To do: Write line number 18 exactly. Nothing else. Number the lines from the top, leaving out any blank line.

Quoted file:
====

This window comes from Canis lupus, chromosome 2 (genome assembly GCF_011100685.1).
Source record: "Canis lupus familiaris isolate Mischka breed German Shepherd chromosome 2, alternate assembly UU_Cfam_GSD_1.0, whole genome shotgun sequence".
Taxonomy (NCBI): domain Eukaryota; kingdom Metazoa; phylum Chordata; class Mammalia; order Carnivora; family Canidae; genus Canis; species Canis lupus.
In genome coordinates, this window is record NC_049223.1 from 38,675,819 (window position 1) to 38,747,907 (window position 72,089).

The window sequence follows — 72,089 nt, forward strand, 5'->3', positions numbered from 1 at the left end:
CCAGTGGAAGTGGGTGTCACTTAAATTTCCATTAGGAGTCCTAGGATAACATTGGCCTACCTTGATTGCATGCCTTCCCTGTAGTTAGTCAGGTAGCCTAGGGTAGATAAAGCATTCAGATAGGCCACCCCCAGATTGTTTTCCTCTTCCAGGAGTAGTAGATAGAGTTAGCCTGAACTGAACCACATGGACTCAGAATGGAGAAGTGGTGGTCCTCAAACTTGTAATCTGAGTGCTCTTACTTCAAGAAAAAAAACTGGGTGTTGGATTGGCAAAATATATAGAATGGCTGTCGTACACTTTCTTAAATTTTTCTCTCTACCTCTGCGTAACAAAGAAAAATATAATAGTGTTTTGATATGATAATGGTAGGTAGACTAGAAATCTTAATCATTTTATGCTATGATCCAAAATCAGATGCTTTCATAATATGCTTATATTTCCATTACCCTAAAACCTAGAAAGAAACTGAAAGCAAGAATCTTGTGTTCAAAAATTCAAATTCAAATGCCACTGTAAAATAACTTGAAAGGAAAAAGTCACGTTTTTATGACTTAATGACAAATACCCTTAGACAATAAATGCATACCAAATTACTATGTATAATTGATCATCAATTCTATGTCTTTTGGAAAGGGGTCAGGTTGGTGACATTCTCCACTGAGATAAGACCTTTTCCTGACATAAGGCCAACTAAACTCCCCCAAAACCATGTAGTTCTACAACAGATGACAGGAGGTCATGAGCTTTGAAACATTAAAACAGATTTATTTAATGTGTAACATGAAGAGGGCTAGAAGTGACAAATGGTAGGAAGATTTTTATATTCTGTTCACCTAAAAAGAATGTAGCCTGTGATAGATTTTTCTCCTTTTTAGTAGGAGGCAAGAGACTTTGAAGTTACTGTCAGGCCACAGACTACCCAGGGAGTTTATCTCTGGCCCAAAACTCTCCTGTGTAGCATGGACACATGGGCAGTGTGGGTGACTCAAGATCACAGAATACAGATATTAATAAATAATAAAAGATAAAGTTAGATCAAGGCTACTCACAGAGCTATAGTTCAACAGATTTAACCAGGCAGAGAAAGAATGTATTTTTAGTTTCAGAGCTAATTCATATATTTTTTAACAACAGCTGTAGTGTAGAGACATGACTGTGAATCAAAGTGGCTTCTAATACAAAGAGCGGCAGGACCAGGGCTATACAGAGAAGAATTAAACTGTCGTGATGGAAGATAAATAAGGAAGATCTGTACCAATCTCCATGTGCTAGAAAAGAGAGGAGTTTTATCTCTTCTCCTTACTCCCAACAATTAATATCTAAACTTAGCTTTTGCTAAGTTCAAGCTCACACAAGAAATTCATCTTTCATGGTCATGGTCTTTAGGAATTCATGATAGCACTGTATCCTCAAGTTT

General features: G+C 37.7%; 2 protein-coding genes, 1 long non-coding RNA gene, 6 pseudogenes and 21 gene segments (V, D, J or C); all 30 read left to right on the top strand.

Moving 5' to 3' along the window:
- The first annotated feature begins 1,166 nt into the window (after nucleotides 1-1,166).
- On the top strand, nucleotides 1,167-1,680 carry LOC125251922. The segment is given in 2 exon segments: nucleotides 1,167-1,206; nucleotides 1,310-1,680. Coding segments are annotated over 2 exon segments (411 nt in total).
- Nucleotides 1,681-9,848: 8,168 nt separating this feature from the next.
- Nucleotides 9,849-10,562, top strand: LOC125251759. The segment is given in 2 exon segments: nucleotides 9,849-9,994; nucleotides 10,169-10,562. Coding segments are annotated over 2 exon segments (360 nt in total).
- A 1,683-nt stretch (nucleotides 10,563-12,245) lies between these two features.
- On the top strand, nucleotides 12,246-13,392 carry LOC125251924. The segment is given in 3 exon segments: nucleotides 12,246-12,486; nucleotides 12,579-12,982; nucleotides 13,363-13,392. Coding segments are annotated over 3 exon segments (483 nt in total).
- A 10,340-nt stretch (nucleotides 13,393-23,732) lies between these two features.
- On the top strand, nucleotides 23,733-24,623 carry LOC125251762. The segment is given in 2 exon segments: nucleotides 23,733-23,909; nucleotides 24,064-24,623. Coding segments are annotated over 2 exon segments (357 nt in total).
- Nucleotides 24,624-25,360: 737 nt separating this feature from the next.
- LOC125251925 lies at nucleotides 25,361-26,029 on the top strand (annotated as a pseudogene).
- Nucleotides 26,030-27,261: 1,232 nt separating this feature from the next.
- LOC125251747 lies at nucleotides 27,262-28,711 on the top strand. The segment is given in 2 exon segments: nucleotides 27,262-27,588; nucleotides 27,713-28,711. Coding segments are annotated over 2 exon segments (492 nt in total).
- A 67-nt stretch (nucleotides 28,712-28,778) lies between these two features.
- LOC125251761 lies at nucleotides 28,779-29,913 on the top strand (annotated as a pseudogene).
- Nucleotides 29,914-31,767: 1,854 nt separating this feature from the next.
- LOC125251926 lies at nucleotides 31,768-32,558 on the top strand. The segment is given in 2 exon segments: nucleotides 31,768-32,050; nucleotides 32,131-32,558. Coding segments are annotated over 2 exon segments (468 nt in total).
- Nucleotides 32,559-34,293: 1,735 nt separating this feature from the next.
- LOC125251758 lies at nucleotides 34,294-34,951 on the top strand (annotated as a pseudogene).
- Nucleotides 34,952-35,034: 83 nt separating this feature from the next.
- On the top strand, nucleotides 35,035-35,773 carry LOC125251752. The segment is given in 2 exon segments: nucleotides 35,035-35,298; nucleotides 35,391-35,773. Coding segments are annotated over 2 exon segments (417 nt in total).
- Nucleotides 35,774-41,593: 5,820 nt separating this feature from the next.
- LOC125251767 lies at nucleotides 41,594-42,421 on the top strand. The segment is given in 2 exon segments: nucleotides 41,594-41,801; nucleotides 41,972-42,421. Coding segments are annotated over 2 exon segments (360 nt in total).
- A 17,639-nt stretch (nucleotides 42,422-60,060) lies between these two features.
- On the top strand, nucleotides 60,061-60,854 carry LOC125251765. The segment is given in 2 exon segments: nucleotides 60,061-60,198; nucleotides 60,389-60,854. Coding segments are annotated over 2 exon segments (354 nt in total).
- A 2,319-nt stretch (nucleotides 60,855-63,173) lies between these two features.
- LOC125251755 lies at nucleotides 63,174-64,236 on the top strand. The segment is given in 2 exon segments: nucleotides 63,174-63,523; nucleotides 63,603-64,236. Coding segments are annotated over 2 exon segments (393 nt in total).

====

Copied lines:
- LOC125251925 lies at nucleotides 25,361-26,029 on the top strand (annotated as a pseudogene).